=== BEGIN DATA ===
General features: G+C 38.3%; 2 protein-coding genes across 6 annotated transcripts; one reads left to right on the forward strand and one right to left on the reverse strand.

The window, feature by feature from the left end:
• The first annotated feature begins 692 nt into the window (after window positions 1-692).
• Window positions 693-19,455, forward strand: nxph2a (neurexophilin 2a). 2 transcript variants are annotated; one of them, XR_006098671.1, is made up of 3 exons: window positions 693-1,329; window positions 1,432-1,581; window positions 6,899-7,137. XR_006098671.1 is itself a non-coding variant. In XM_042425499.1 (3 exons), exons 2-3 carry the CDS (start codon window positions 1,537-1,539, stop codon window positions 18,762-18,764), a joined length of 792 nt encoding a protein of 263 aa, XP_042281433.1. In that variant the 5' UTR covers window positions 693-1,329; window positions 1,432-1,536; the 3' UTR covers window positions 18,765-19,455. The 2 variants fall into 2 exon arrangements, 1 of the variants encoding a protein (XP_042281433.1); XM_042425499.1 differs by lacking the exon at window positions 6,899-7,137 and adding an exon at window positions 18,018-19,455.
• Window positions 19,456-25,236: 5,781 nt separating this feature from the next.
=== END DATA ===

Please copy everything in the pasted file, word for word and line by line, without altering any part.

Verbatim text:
General features: G+C 38.3%; 2 protein-coding genes across 6 annotated transcripts; one reads left to right on the forward strand and one right to left on the reverse strand.

The window, feature by feature from the left end:
• The first annotated feature begins 692 nt into the window (after window positions 1-692).
• Window positions 693-19,455, forward strand: nxph2a (neurexophilin 2a). 2 transcript variants are annotated; one of them, XR_006098671.1, is made up of 3 exons: window positions 693-1,329; window positions 1,432-1,581; window positions 6,899-7,137. XR_006098671.1 is itself a non-coding variant. In XM_042425499.1 (3 exons), exons 2-3 carry the CDS (start codon window positions 1,537-1,539, stop codon window positions 18,762-18,764), a joined length of 792 nt encoding a protein of 263 aa, XP_042281433.1. In that variant the 5' UTR covers window positions 693-1,329; window positions 1,432-1,536; the 3' UTR covers window positions 18,765-19,455. The 2 variants fall into 2 exon arrangements, 1 of the variants encoding a protein (XP_042281433.1); XM_042425499.1 differs by lacking the exon at window positions 6,899-7,137 and adding an exon at window positions 18,018-19,455.
• Window positions 19,456-25,236: 5,781 nt separating this feature from the next.